Charting the International Path for the F-35

As the F-35 reaches higher production rates toward the end of the Low Rate Initial Production Phase, the US is pressing international partners and foreign customers to commit to F-35 orders. To be able to benefit from cost reduction, customers must commit to a multi-year block purchase of 450 aircraft.

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The F-35 will be reaching a critical milestone next month — the declaration of the first US Marine Corps F-35 unit, VFMA-121, operational and combat ready at its home base in Yuma, AZ. The squadron recently deployed at sea for its first operational test (OT-1), on USS Wasp (LHD-1). Taking part in the test were four of the ten aircraft operating with VFMA-121 and two from VFMA-501, from Beaufort, SC. Along with 120 marines and technicians deployed at sea for two weeks, they conducted 100 flight missions with the new F-35B Short Take Off, Vertical Landing (STOVL) aircraft.

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Marine corps ground crews loading armmament on an F-35B on board USS Wasp during a night drill, as part of OT-1 tests. Photo: US Marine Corps

The deployment evaluated the operational and logistic footprint of a full detachment of six F-35Bs at sea, aboard U.S. Navy amphibious ships. During OT-1 the Marines safely conducted 100 F-35B takeoffs and landings during day and night for extended range operations, and confirmed the reliability of the Block 2B software configuration. The test also evaluated the inter-operability of aircraft-to-ship network communications and trained officers handling the aircraft on board and technicians providing maintenance activities and weapons loading and offloading.

The next milestone in the Marine Corps’ F-35B program is the initial operating capability (IOC), scheduled to take place this summer, following the final operational readiness inspection (ORI) in July.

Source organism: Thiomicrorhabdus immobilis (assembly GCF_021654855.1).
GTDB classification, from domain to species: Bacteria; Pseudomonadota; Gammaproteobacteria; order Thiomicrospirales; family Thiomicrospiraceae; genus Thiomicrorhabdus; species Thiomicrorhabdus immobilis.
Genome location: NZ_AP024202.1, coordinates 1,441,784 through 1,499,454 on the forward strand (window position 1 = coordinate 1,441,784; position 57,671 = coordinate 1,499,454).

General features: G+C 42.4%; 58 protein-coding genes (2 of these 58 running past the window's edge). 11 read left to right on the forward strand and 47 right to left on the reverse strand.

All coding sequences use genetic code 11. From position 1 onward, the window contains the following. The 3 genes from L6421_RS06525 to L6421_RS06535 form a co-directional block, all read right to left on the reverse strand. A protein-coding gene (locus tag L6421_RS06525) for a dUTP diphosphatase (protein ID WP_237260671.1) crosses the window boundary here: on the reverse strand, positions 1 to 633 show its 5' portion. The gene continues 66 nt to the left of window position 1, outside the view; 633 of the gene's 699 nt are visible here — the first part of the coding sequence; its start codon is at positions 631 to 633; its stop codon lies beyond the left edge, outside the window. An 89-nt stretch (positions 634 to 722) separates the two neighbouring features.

“As the Marine Corps supports the President’s strategy to rebalance in the Pacific, we’re bringing the most advanced technologies and capabilities of our force to the region with the F-35. The continued development and fielding of the Short Take Off, Vertical Landing Lightning II remains the centerpiece of this effort,” U.S. Marine Corps Deputy Commandant for Aviation Lieutenant General Jon Davis said.

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Part of the test included the delivery of a complete F-135 powerplant to the Wasp, by V-22 tilt rotor aircraft. Photo: US Marine Corps.

The first deployment is scheduled to take place in 2017, when VMFA-121 will deploy to Iwakuni, Japan. According to the current Marine Corps Aviation Plan, the F-35 is slated to replace completely the EA-6B Prowler by 2019, and the AV-8B Harrier by 2026. The Legacy F/A-18 Hornet will follow, with a scheduled sundown in 2030.

Also in 2017 Israel will become the first international operator of the F-35A, when its first squadron is scheduled to become operational at the Israel Air Force (IAF) Nevatim Airbase. The first two F-35As are expected to land in Israel in December 2016. Other international air forces are scheduled to receive F-15s before Israel, but these are to remain in the USA for training. Israel has opted to train its pilots and technicians at home, and to deploy the new aircraft in Israel as soon as possible.

Israel has ordered two squadrons of conventional F-35As, but future orders could also include F-35Bs, given the Israeli concern of its air bases being targeted by ballistic missiles with precision attack capabilities.

Norway will be the third country beginning F-35 operations that year, along with the first deliveries to Japan and Israel. Norway has funded the procurement of 22 F-35s, from the 52 it plans to operate. Japan will receive 42 of these jets, Israel has committed to buy 33 of the planes.

The delivery of F-35Bs to the Royal Air Force (RAF), scheduled to begin operations with No. 617 Squadron from RAF Marham in Norfolk, is expected to take place by 2018. The Royal Air Force and Royal Navy plan to operate 138 F-35B STOVL aircraft. The British F-35s are expected to fly from Queen Elizabeth-Class aircraft carriers. By 2020 two US Air Force F-35A squadrons will also be based permanently in the UK, at RAF Lakenheath.